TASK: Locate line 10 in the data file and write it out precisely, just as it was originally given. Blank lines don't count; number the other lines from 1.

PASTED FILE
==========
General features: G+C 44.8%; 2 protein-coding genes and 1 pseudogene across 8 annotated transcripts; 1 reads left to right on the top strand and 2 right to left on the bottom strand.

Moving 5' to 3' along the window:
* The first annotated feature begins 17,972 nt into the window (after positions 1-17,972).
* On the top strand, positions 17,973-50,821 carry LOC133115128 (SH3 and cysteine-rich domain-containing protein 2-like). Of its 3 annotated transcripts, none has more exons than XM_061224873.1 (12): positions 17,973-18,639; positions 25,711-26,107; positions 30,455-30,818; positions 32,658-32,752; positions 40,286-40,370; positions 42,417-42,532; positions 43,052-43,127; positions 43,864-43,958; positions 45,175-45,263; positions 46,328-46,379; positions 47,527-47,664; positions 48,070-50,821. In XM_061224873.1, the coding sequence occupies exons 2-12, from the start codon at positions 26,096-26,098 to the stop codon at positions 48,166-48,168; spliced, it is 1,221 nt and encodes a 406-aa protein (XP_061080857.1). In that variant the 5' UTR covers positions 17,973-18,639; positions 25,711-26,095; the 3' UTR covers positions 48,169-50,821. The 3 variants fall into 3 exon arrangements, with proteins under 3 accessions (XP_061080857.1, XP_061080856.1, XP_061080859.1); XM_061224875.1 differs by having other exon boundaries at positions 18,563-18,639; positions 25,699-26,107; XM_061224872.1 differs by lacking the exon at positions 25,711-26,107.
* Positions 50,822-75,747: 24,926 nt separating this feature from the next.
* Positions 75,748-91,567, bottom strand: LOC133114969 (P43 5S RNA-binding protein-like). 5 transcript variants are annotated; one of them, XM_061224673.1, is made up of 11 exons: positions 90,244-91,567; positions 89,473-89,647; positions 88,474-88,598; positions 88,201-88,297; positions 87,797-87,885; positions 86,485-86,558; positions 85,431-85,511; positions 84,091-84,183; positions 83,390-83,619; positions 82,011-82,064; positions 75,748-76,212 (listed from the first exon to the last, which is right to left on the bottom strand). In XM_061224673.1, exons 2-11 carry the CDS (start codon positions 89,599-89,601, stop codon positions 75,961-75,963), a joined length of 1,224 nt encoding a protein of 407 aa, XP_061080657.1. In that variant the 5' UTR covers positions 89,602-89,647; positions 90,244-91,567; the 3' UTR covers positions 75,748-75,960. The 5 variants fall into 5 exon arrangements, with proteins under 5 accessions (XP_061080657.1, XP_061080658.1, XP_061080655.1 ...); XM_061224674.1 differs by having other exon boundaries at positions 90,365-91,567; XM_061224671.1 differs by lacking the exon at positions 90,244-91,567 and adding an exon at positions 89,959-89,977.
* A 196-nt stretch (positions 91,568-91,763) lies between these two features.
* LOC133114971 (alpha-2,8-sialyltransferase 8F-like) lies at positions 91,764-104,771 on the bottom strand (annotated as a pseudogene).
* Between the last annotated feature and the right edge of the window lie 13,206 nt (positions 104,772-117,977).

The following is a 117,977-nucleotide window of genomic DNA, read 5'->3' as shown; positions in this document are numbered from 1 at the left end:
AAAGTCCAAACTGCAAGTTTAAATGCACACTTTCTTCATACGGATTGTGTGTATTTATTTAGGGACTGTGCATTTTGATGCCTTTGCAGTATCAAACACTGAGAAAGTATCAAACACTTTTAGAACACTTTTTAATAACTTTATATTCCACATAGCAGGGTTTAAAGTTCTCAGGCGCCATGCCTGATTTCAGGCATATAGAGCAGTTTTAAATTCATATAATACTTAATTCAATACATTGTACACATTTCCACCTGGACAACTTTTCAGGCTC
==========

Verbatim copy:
The following is a 117,977-nucleotide window of genomic DNA, read 5'->3' as shown; positions in this document are numbered from 1 at the left end: